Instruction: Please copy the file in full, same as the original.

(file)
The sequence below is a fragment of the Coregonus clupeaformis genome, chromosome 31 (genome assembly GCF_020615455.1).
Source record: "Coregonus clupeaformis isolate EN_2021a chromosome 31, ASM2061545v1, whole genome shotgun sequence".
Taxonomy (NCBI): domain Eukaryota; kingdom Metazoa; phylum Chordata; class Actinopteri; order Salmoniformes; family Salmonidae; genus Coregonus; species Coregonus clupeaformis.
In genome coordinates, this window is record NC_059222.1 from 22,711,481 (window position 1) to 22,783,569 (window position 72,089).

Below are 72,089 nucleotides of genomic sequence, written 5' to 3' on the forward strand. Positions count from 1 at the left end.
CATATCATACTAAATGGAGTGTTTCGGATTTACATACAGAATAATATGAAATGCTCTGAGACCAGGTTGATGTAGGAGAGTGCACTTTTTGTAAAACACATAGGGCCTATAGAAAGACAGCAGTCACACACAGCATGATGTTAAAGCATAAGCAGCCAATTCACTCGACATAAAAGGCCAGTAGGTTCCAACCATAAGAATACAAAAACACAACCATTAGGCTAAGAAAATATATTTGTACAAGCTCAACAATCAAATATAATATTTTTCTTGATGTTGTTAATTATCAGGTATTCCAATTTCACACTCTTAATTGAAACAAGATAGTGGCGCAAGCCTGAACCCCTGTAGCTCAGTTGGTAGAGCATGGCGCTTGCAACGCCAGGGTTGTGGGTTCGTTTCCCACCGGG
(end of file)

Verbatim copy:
The sequence below is a fragment of the Coregonus clupeaformis genome, chromosome 31 (genome assembly GCF_020615455.1).
Source record: "Coregonus clupeaformis isolate EN_2021a chromosome 31, ASM2061545v1, whole genome shotgun sequence".
Taxonomy (NCBI): domain Eukaryota; kingdom Metazoa; phylum Chordata; class Actinopteri; order Salmoniformes; family Salmonidae; genus Coregonus; species Coregonus clupeaformis.
In genome coordinates, this window is record NC_059222.1 from 22,711,481 (window position 1) to 22,783,569 (window position 72,089).

Below are 72,089 nucleotides of genomic sequence, written 5' to 3' on the forward strand. Positions count from 1 at the left end.
CATATCATACTAAATGGAGTGTTTCGGATTTACATACAGAATAATATGAAATGCTCTGAGACCAGGTTGATGTAGGAGAGTGCACTTTTTGTAAAACACATAGGGCCTATAGAAAGACAGCAGTCACACACAGCATGATGTTAAAGCATAAGCAGCCAATTCACTCGACATAAAAGGCCAGTAGGTTCCAACCATAAGAATACAAAAACACAACCATTAGGCTAAGAAAATATATTTGTACAAGCTCAACAATCAAATATAATATTTTTCTTGATGTTGTTAATTATCAGGTATTCCAATTTCACACTCTTAATTGAAACAAGATAGTGGCGCAAGCCTGAACCCCTGTAGCTCAGTTGGTAGAGCATGGCGCTTGCAACGCCAGGGTTGTGGGTTCGTTTCCCACCGGG